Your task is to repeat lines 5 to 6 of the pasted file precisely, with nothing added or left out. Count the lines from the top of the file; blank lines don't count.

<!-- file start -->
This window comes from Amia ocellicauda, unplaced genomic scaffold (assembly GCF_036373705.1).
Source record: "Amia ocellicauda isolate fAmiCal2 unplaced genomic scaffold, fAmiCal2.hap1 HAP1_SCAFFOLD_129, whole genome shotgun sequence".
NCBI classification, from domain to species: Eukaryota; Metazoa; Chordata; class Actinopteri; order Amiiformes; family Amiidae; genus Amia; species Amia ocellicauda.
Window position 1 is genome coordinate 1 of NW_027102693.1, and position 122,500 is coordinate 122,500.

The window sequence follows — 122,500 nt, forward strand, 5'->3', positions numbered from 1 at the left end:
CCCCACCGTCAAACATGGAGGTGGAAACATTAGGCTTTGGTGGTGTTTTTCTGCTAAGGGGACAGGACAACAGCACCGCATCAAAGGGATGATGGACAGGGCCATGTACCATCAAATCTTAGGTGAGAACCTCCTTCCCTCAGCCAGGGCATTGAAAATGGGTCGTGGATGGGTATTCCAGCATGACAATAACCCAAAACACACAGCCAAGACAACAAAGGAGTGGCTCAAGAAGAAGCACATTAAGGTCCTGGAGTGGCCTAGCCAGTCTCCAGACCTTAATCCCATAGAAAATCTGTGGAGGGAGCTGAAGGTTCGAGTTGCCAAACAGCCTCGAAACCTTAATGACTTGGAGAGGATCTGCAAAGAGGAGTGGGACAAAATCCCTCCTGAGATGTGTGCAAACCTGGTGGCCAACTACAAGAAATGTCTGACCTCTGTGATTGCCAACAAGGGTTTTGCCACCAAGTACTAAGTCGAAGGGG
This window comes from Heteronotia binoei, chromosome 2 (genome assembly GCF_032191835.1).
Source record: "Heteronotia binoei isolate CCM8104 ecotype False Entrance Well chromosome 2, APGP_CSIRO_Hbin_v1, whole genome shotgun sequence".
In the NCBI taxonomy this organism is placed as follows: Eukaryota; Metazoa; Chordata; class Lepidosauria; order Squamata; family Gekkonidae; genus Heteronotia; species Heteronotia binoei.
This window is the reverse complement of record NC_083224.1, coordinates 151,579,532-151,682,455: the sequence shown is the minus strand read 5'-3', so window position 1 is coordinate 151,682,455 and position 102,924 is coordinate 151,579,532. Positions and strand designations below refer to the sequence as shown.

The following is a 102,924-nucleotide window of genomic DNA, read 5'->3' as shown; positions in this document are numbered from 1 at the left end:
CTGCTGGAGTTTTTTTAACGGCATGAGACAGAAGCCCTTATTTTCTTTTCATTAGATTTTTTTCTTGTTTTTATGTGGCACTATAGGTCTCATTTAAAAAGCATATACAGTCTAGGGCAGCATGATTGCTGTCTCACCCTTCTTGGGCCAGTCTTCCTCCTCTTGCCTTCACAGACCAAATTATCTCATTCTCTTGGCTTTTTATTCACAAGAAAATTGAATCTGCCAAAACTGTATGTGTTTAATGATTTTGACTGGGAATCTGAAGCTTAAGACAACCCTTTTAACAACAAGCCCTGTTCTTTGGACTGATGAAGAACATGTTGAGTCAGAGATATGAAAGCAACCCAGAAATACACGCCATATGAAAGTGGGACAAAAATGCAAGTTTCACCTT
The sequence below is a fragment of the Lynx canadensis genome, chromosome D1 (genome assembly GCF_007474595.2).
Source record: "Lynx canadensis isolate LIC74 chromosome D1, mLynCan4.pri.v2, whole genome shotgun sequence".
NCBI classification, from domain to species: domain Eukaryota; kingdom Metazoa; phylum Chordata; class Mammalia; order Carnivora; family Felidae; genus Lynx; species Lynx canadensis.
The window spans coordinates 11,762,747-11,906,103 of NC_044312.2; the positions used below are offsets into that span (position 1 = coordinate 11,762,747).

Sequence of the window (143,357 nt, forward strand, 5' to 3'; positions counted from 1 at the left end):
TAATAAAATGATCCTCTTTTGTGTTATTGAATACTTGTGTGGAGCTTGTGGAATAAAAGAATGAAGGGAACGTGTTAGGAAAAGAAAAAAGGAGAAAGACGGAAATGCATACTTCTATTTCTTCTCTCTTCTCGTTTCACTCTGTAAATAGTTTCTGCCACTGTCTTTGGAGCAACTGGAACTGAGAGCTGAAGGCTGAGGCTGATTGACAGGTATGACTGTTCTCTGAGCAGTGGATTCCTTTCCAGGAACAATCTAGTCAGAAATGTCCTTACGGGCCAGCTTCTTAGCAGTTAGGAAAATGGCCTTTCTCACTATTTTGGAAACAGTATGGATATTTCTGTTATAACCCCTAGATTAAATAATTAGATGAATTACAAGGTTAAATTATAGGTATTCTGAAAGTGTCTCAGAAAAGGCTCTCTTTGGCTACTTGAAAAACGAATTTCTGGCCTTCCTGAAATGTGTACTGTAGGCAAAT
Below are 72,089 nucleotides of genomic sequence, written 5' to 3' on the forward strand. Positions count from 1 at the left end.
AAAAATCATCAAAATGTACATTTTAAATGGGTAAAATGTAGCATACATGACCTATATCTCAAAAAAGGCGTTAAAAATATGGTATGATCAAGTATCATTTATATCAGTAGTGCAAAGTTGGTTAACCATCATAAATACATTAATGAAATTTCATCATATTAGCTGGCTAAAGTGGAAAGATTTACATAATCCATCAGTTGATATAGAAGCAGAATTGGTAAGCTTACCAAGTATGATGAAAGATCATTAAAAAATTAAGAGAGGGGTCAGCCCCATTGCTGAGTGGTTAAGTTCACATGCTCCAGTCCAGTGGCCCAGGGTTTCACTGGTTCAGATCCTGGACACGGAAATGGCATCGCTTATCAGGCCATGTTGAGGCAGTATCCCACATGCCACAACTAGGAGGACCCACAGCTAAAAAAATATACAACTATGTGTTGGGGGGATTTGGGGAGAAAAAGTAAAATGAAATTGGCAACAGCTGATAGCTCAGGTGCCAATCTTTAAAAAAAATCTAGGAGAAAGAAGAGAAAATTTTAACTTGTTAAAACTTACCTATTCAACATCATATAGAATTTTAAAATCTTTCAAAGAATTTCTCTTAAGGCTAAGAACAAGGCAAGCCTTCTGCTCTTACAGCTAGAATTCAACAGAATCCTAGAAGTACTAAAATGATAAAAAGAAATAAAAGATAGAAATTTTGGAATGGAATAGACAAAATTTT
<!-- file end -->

The window sequence follows — 122,500 nt, forward strand, 5'->3', positions numbered from 1 at the left end:
CCCCACCGTCAAACATGGAGGTGGAAACATTAGGCTTTGGTGGTGTTTTTCTGCTAAGGGGACAGGACAACAGCACCGCATCAAAGGGATGATGGACAGGGCCATGTACCATCAAATCTTAGGTGAGAACCTCCTTCCCTCAGCCAGGGCATTGAAAATGGGTCGTGGATGGGTATTCCAGCATGACAATAACCCAAAACACACAGCCAAGACAACAAAGGAGTGGCTCAAGAAGAAGCACATTAAGGTCCTGGAGTGGCCTAGCCAGTCTCCAGACCTTAATCCCATAGAAAATCTGTGGAGGGAGCTGAAGGTTCGAGTTGCCAAACAGCCTCGAAACCTTAATGACTTGGAGAGGATCTGCAAAGAGGAGTGGGACAAAATCCCTCCTGAGATGTGTGCAAACCTGGTGGCCAACTACAAGAAATGTCTGACCTCTGTGATTGCCAACAAGGGTTTTGCCACCAAGTACTAAGTCGAAGGGG